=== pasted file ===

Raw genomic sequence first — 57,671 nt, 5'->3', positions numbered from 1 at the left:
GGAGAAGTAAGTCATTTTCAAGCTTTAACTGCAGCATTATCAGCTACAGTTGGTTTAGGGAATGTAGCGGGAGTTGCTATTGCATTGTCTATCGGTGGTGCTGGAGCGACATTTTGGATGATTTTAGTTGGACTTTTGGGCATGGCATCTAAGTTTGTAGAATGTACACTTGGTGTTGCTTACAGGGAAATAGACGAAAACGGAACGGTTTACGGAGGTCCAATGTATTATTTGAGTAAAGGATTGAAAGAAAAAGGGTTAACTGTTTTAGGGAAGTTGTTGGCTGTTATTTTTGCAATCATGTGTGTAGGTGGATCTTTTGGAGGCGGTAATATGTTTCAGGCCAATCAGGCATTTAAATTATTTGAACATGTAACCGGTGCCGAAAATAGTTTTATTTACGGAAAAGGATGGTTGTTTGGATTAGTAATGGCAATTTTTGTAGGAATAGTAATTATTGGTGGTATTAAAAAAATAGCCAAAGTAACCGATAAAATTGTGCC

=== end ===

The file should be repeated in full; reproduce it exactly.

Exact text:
Raw genomic sequence first — 57,671 nt, 5'->3', positions numbered from 1 at the left:
GGAGAAGTAAGTCATTTTCAAGCTTTAACTGCAGCATTATCAGCTACAGTTGGTTTAGGGAATGTAGCGGGAGTTGCTATTGCATTGTCTATCGGTGGTGCTGGAGCGACATTTTGGATGATTTTAGTTGGACTTTTGGGCATGGCATCTAAGTTTGTAGAATGTACACTTGGTGTTGCTTACAGGGAAATAGACGAAAACGGAACGGTTTACGGAGGTCCAATGTATTATTTGAGTAAAGGATTGAAAGAAAAAGGGTTAACTGTTTTAGGGAAGTTGTTGGCTGTTATTTTTGCAATCATGTGTGTAGGTGGATCTTTTGGAGGCGGTAATATGTTTCAGGCCAATCAGGCATTTAAATTATTTGAACATGTAACCGGTGCCGAAAATAGTTTTATTTACGGAAAAGGATGGTTGTTTGGATTAGTAATGGCAATTTTTGTAGGAATAGTAATTATTGGTGGTATTAAAAAAATAGCCAAAGTAACCGATAAAATTGTGCC